Tamir Sriraman: While Stranded Workers Action Network (SWAN) wound up its work after the first two waves of COVID, there are many other organizations and individuals who have either dedicated themselves to supporting migrant workers or alternately extend assistance to them as one of many marginalized groups in India. These include Jones Manikonda, Samuel Anilkumar, the Dalit Bahujan Resource Centre, Aajeevika Bureau, Migrant Workers Solidarity Network (MWSN), Delhi Rozi Roti Abhiyan, and the Jan Swasth Abhiyan. Most of these centres have webpages that allow donations, and I would encourage readers to also follow them on social media to explore other means of supporting them.

Lydia Boyd: This article is about the struggle to secure a right to health in Uganda and mainly focuses on the work of the Ugandan NGO CEHURD (Center for Heath, Human Rights and Development). More information about their work can be found on their website: CEHURD is focused on legal advocacy, health policy making, and community outreach throughout Uganda. For those interested in learning more about a community organization directly involved in expanding healthcare access in Uganda, especially a community run organization that provides care to an underserved community, I’d like to highlight the work of Budondo Intercultural Center (BIC). BIC runs Suubi Health Center which provides primary and obstetric care to a rural community in Luuka district in eastern Uganda. They don’t have their own website, but more information about them can be found on one of their main donor’s sites: BIC also has a sister organization in central Uganda, Shanti Uganda, that runs a maternal health clinic that similarly aims to expand access to quality maternal healthcare in a rural area. Their website is also hosted by a donor:

Katy Gardner: During my research I was given generous support by Ayn O Sallish Kendra (ASK) and the Bangladesh National Women Lawyers Association. These non-profit and under-funded organisations provide free legal advice and aid to women who are experiencing marital problems, domestic violence and other forms of abuse. They also campaign against trafficking, child marriage, and domestic violence and fight for women’s and girls’ rights via the courts. Find out more at and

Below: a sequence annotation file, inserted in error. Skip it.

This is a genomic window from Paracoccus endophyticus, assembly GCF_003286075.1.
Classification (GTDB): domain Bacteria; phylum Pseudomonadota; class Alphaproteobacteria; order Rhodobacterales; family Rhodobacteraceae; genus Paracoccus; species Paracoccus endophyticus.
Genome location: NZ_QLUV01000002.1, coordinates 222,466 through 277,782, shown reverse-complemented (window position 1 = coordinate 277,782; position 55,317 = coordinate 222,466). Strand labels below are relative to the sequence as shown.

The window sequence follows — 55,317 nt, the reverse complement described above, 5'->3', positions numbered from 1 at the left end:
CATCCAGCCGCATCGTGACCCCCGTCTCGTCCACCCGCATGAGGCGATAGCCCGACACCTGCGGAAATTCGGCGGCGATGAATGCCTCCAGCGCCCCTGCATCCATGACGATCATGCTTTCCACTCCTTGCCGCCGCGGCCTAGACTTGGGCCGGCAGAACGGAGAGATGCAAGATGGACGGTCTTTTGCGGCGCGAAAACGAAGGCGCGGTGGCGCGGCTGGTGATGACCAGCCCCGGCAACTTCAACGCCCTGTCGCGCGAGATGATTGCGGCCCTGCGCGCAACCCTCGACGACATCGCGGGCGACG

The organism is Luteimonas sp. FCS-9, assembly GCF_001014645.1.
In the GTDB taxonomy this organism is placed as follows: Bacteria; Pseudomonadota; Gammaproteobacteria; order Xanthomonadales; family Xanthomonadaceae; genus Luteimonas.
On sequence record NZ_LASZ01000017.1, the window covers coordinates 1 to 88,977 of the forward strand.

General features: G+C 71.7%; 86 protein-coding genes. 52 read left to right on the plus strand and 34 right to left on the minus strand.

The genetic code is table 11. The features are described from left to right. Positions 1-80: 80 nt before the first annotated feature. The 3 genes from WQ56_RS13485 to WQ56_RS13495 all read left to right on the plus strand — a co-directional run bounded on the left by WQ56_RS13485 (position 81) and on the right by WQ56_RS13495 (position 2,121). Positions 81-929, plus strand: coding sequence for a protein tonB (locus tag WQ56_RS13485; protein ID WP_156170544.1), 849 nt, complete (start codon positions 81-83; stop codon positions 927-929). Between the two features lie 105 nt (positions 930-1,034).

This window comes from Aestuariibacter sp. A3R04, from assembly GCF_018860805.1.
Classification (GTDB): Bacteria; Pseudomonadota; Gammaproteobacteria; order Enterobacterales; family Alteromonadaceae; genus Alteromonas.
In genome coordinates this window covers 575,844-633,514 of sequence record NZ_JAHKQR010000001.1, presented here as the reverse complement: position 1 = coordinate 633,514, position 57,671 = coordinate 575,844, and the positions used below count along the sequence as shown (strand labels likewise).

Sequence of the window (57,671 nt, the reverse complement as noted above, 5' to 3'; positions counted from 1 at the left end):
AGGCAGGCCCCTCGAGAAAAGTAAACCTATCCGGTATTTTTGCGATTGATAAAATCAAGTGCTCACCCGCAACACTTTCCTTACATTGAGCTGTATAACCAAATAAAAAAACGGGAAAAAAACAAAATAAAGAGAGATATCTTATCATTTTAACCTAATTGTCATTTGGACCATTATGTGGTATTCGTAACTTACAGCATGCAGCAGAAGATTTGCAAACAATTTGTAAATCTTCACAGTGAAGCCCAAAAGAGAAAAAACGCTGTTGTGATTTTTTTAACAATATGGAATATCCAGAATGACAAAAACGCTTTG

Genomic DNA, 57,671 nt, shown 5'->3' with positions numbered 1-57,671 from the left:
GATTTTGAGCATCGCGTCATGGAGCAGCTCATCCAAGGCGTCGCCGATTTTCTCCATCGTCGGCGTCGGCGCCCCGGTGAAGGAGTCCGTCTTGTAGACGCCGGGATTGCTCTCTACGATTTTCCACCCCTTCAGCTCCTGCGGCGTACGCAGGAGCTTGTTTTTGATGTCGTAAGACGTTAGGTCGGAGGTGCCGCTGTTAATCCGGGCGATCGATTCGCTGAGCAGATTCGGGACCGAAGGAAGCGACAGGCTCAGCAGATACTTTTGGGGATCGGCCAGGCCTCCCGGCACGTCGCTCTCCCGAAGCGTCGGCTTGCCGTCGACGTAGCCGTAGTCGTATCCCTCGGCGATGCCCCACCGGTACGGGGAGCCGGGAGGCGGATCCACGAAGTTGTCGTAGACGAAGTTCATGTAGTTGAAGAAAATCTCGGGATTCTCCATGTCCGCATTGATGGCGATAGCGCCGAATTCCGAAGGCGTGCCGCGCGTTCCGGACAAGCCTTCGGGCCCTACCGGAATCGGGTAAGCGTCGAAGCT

1  Moore, E.P. 1993. Gendered Identities and the United States Supreme Court Decisions. Political and Legal Anthropology Review 16(1): 31-35.

2  Davis, D. 2019. Reproductive Injustice: Racism, Pregnancy, and Premature Birth. New York, NY: New York University Press.

3  Cromer, R. 2019. Jane Doe. Cultural Anthropology 34(1): 18-25.

4  Briggs, L. 2018. How All Politics Became Reproductive Politics. Berkeley: University of California Press.

5  Human Rights Watch, 2021. “Iran: Thousands of Detained Protestors and Activists in Peril.” November 3, 2022. Available at:,284%20people%2C%20including%2045%20children.

Research Articles

Reluctant State Agents: Schoolteachers and Governing Authorities in Post-Coup Honduras
Jordan Levy

The Resonance of Church and State: “Churchstate” Geopolitics, the 2009 Honduran Coup, and the Antidemocratic Turn in the Americas
William Girard

Coping with Welfare Shame: Responses of Urban Indigenous and Non-Indigenous Peoples to “Mutual Obligation” Requirements in Australia
Ritsuko Kurita

“Cover Your Ass”: Individual Accountability, Visual Documentation, and Everyday Policing in Miami
Thijs Jeursen

Satirical strikes and deadpanning diplomats: Stiob as geopolitical performance in Russia–US relations
Julie Hemment

Affective Activism and Digital Archiving: Relief Work and Migrant Workers during the Covid-19 Lockdown in India
Tarangini Sriraman

Producing dispossessed and humanitarian subjects: Land acquisition and compensation policies in Lahore, Pakistan
Fatima Tassadiq

Ask and They Will Listen: Economic Justice, Political Agency, and a Right to Health in Uganda
Lydia Boyd

Trials of trustworthiness between Ethiopian lawyers and Chinese clients
Miriam Driessen

Cool Yourself and Be Strong: Emotional Fixes in the Work of Bangladeshi Marriage Advisers
Katy Gardner

Book Review Editorial

Book Review Editorial: Emerging Themes in Legal and Political Anthropology
Smoki Musaraj,  Matthew Canfield

Review Essays

Legal Occupations
Elif M. Babül

Lives at Borderlands On the Edge: Life Along the Russia-China Border, Billé, Franck and Caroline Humphrey (Cambridge, Massachusetts: Harvard University Press, 2021)
Éva Rozália Hölzle

Book Reviews